I feel a profound sense of both anger and sadness having listened to the Speaker's statement. Sadness that he refused to address any of the Points of Order and anger that he made no mention of hos own plans. All he did was announce a plan to call a meeting of party leaders. It's window dressing. He showed no sign that he recognises the parlous state of his own standing in the House of Commons. He said he would not allow a debate on the motion put down by Douglas Carswell and fourteen other MPs and it had to be a substantive motion. David Davis asked how a backbencher could put down a substantive motion. The Speaker had to take advice from the clerks who told the Speaker to say that it was a matter for the government, not the chair. David David had asked to see the Speaker today to ask advice on this matter privately. The Speaker refused to see him.
Susan Kramer asked if the government might provide an opposition day debate. The Speaker said this was not a matter for him.
But the most wounding intervention of all came from a very unexpected source. Sir Patrick Cormack, a great defender of the rights of Parliament, asked him to reflect on his position and urged him to understand that in terms of crisis, our Parliamentary status is similar to that of the country in the Norway debate in 1940. For those whose historical knowledge is not quite as good as Sir Patrick's, the Chamerlain government won a vote of confidence, but Chamberlain still resigned. It was the debate in which Leo Amery shouted: "In the name of God, go!"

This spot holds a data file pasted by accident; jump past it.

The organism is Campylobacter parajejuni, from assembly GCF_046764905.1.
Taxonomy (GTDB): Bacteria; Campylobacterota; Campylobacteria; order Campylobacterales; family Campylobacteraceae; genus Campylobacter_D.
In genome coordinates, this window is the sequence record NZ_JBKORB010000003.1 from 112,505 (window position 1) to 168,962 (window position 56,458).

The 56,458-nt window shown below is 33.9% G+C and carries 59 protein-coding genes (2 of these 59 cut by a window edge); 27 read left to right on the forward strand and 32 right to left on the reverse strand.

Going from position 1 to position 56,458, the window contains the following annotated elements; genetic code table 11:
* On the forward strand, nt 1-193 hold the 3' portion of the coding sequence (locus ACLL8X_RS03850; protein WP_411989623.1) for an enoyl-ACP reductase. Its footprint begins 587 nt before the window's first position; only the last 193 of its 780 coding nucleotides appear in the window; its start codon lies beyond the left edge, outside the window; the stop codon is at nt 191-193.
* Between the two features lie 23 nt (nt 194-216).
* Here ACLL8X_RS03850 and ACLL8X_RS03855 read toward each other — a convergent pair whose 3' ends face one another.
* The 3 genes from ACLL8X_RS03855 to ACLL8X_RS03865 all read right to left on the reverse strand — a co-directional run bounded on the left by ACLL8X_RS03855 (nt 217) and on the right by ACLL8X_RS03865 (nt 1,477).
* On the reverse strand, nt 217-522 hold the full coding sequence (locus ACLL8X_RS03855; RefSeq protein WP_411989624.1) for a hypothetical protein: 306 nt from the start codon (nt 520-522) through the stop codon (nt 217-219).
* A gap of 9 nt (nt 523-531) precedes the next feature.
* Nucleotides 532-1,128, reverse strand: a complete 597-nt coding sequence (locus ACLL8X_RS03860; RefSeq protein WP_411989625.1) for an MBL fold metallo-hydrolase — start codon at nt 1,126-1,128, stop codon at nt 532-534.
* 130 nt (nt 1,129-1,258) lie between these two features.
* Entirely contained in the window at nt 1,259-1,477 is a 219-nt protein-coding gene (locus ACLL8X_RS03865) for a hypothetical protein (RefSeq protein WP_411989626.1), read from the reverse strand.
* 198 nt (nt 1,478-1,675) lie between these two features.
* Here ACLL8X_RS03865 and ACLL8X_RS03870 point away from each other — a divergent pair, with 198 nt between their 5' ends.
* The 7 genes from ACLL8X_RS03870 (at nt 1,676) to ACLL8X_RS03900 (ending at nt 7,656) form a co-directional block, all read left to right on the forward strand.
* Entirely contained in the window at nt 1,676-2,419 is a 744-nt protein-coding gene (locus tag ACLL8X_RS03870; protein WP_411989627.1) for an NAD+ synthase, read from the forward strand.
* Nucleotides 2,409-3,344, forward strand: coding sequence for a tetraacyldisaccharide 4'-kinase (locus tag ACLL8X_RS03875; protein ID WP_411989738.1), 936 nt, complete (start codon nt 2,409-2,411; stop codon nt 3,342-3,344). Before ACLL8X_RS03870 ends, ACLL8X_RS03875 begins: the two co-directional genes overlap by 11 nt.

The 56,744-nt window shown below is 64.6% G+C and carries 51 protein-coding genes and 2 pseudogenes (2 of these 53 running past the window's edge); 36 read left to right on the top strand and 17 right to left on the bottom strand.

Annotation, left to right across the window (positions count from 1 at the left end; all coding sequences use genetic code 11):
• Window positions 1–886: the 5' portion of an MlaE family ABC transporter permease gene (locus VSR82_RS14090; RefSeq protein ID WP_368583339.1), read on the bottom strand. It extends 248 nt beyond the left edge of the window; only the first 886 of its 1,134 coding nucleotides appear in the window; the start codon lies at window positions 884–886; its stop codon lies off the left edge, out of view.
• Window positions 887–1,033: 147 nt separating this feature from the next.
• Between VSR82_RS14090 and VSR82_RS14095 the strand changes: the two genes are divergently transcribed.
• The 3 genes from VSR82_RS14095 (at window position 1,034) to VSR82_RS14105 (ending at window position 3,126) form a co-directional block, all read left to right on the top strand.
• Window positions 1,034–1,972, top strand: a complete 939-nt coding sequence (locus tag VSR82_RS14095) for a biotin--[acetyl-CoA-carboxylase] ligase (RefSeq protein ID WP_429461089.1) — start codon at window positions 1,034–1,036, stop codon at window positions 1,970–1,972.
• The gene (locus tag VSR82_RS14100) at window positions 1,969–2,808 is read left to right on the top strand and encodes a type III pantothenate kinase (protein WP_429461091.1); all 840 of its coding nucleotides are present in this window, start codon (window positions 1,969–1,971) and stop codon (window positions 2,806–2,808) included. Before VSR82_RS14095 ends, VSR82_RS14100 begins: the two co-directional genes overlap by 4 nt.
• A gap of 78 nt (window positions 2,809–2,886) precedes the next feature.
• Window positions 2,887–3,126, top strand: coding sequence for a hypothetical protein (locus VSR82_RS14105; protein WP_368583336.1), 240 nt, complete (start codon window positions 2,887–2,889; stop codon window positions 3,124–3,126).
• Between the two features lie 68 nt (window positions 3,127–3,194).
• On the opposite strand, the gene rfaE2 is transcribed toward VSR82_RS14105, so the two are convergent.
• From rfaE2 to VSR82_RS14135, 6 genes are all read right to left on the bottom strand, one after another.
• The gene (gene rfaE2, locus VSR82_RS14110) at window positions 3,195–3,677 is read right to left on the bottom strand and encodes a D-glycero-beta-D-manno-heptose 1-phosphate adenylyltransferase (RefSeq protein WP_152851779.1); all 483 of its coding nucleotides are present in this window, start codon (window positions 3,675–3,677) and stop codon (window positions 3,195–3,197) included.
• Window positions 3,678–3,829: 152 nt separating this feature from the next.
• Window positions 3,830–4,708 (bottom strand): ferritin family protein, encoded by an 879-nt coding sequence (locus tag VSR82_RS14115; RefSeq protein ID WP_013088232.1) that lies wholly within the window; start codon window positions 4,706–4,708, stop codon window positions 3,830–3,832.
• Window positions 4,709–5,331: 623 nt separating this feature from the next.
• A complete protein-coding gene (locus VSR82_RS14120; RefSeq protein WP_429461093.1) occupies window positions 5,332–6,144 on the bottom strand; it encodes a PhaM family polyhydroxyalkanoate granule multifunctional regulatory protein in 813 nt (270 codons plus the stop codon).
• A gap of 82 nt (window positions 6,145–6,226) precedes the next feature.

The Speaker displayed his won inability to do his job today. His lack of command of parliamentary procedure was self evident. Surely no one, not even the most tribal of Labour MPs, could deny that Mr Speaker signed his own political death warrant today.
Make no mistake, this motion will be debated one way or another. Parliament has got to reassert its own sovereign rights. The government must provide time for it to be debated, preferably for a full day.
Adam Boulton described this afternoon as a low point in the history of our Parliamentary democracy. If anything that is an understatement. The people of this country just won't stand for what has happened today, and I wouldn't be surprised to see marches on Parliament soon if we are not careful.
UPDATE: The line from one or two Labour MPs is that Michael Martin is a "scapegoat". Unbelievable.